the RFC is still not finalized by then - God knows that there are
other controversial points - and there is a consensus on what you
present then, bring it in. Fat chance.

The issue seems to be so complex, that it seems likely to be another
RFC. If we are trying to bring it into this RFC, it might kill every-
thing - including my raison d'ĂȘtre for being on this list: 8bit,
in headers, bodies and newsgroup names.

Nevertheless, there is one point where I disagree with Henry:
> To: Brad Templeton <brad <at>>
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Ralph Babel | 4 Aug 11:08 1998

Re: Third party cancels

Brad Templeton wrote:

> Clive Feather wrote:
>> Who issues the certificate ? How do you
>> define "unanimous trust of the newsgroup" ?
> The same way moderators win the
> unanimous trust of the newsgroup.

They don't. That's why "Approved:" should be considered
nothing more than a recommendation. If you enjoy reading
articles "approved" by a particular person, give them
a high score; if you don't, ignore them and pick a
different "moderator" for that group on your machine.

Clive D.W. Feather | 2 Aug 09:46 1998

Re: signing headers

Brad Templeton said:
> A good chunk only add path and NNTP-Posting-Host, which I hope they
> will move to the final component of the path line or their own log files.
> Or to C- headers for their own purposes.  Am I the only one who thinks it
> is odd for injectors etc. to store their own local diagnostic information
> in 300,000 copies around the net rather than once on their own system?

What this allows is for others to do abuse tracking of material from their
site. That is a form of decentralisation, and a good thing.


Clive D.W. Feather       | Work: <clive <at>>   | Tel: +44 1733 705000
Regulation Officer       |   or: <clive <at>>  |  or: +44 973 377646
London Internet Exchange | Home: <clive <at>> | Fax: +44 1733 353929
(on secondment from Demon Internet)

Charles Lindsey | 4 Aug 12:04 1998

Re: signing headers

In <8790l5q2kb.fsf <at>> Andrew Gierth <andrew <at>> writes:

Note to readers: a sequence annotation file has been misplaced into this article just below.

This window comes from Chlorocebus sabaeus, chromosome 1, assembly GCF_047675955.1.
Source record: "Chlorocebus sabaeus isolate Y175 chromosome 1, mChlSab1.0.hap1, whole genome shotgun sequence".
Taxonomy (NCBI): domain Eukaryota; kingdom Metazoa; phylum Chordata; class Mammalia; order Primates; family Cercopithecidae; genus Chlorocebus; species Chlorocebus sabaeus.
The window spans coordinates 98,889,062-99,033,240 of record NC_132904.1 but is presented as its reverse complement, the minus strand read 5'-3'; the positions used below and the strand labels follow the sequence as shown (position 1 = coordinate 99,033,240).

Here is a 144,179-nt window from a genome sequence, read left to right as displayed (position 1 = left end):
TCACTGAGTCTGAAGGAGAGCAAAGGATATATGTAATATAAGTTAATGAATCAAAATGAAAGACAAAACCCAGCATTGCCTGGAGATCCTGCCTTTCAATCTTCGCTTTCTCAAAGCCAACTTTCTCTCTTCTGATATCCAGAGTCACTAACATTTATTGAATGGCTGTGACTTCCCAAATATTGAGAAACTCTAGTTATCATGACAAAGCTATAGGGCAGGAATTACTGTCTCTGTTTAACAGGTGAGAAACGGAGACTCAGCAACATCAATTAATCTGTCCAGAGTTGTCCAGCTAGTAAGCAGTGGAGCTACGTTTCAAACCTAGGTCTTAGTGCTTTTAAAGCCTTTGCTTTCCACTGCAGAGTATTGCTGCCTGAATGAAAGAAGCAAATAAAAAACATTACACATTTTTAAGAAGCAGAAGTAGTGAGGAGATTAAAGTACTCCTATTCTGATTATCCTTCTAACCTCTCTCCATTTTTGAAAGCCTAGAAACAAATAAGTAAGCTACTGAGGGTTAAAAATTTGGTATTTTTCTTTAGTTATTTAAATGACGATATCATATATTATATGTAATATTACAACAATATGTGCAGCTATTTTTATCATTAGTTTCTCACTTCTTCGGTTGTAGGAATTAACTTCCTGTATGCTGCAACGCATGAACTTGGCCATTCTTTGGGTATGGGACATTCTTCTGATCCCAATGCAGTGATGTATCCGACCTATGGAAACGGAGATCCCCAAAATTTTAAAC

>Unfortunately pgpmoose doesn't directly cope with replay attacks (it
>does not sign the Date header).

Ughh! Then the message-id is all you have got. Sometimes you can extract a
date from that - sometimes you can't.


Charles H. Lindsey ---------At Home, doing my own thing------------------------
Email:     chl <at>  Web:
Voice/Fax: +44 161 437 4506      Snail: 5 Clerewood Ave, CHEADLE, SK8 3JU, U.K.
PGP: 2C15F1A9     Fingerprint: 73 6D C2 51 93 A0 01 E7  65 E8 64 7E 14 A4 AB A5

Clive D.W. Feather | 2 Aug 10:23 1998

Re: FAQs

Brad Templeton said:
>> Details of design aren't relevant at this point. My point is that there
>> is no *one* FAQ for this group, but several of equal status (including
>> "the FAQ").
> Ok, so how would you propose designing a system to handle this concept.

Off the top of my head, you could allow multiple articles called "faq",
with expiry dates or supercession as the poster desires. [Hmm, I presume a
cancel would be used to remove a named article once the author feels it is
no longer necessary to have it around ?]

Or you don't have a fixed set of names, and people post "faq-boa",
"faq-smileys", "faq-emily", "faq-active", and so on.

> One answer commonly used today is the web, giving a newsgroup a home page.
> But of course that's non-usenetlike and of no use to offline users.


> If you want more than one you need:
> 	a) A means to define subnames for the variants, so that each
> 	   variant can be independently updated.

A syntax issue. Trivial.

> 	b) Newsreaders then need to be able to get a list of the current
> 	   variants

The fetch command needs to accept some form of wildcards, according to the